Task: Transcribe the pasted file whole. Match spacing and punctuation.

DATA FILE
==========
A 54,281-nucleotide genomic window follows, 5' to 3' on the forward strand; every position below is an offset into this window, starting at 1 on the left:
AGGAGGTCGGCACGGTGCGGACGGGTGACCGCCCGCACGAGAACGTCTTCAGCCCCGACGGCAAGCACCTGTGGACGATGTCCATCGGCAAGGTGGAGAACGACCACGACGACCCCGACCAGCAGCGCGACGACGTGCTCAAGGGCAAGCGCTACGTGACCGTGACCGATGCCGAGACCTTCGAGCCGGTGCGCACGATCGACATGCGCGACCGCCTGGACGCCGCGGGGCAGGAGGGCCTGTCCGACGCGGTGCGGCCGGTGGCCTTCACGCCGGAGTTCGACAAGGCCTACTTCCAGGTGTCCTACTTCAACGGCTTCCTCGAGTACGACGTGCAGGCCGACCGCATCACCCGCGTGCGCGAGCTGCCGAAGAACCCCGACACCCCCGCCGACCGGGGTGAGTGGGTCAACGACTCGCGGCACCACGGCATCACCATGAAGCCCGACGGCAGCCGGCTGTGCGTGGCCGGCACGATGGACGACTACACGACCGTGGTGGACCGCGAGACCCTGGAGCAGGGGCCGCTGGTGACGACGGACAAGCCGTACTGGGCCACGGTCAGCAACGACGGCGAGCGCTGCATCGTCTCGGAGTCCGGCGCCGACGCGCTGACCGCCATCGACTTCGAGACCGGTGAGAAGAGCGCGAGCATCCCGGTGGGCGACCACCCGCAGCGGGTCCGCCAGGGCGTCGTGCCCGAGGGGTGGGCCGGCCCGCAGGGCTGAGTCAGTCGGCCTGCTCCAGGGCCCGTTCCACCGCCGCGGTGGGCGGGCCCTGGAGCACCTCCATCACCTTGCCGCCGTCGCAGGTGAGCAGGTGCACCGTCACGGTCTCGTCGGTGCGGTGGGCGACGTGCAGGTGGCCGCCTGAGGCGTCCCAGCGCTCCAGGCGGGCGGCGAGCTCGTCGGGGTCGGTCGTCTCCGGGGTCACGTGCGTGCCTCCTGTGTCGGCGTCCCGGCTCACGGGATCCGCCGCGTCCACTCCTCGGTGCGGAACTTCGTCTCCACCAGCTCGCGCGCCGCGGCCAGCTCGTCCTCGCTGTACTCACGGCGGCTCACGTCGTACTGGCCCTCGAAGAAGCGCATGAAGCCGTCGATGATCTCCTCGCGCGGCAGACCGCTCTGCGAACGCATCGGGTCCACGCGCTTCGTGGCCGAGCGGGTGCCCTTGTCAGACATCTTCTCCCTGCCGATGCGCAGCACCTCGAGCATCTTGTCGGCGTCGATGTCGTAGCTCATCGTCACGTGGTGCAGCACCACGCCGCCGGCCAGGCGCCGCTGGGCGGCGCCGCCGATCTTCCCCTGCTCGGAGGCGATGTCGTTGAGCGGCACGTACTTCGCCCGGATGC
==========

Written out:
A 54,281-nucleotide genomic window follows, 5' to 3' on the forward strand; every position below is an offset into this window, starting at 1 on the left:
AGGAGGTCGGCACGGTGCGGACGGGTGACCGCCCGCACGAGAACGTCTTCAGCCCCGACGGCAAGCACCTGTGGACGATGTCCATCGGCAAGGTGGAGAACGACCACGACGACCCCGACCAGCAGCGCGACGACGTGCTCAAGGGCAAGCGCTACGTGACCGTGACCGATGCCGAGACCTTCGAGCCGGTGCGCACGATCGACATGCGCGACCGCCTGGACGCCGCGGGGCAGGAGGGCCTGTCCGACGCGGTGCGGCCGGTGGCCTTCACGCCGGAGTTCGACAAGGCCTACTTCCAGGTGTCCTACTTCAACGGCTTCCTCGAGTACGACGTGCAGGCCGACCGCATCACCCGCGTGCGCGAGCTGCCGAAGAACCCCGACACCCCCGCCGACCGGGGTGAGTGGGTCAACGACTCGCGGCACCACGGCATCACCATGAAGCCCGACGGCAGCCGGCTGTGCGTGGCCGGCACGATGGACGACTACACGACCGTGGTGGACCGCGAGACCCTGGAGCAGGGGCCGCTGGTGACGACGGACAAGCCGTACTGGGCCACGGTCAGCAACGACGGCGAGCGCTGCATCGTCTCGGAGTCCGGCGCCGACGCGCTGACCGCCATCGACTTCGAGACCGGTGAGAAGAGCGCGAGCATCCCGGTGGGCGACCACCCGCAGCGGGTCCGCCAGGGCGTCGTGCCCGAGGGGTGGGCCGGCCCGCAGGGCTGAGTCAGTCGGCCTGCTCCAGGGCCCGTTCCACCGCCGCGGTGGGCGGGCCCTGGAGCACCTCCATCACCTTGCCGCCGTCGCAGGTGAGCAGGTGCACCGTCACGGTCTCGTCGGTGCGGTGGGCGACGTGCAGGTGGCCGCCTGAGGCGTCCCAGCGCTCCAGGCGGGCGGCGAGCTCGTCGGGGTCGGTCGTCTCCGGGGTCACGTGCGTGCCTCCTGTGTCGGCGTCCCGGCTCACGGGATCCGCCGCGTCCACTCCTCGGTGCGGAACTTCGTCTCCACCAGCTCGCGCGCCGCGGCCAGCTCGTCCTCGCTGTACTCACGGCGGCTCACGTCGTACTGGCCCTCGAAGAAGCGCATGAAGCCGTCGATGATCTCCTCGCGCGGCAGACCGCTCTGCGAACGCATCGGGTCCACGCGCTTCGTGGCCGAGCGGGTGCCCTTGTCAGACATCTTCTCCCTGCCGATGCGCAGCACCTCGAGCATCTTGTCGGCGTCGATGTCGTAGCTCATCGTCACGTGGTGCAGCACCACGCCGCCGGCCAGGCGCCGCTGGGCGGCGCCGCCGATCTTCCCCTGCTCGGAGGCGATGTCGTTGAGCGGCACGTACTTCGCCCGGATGC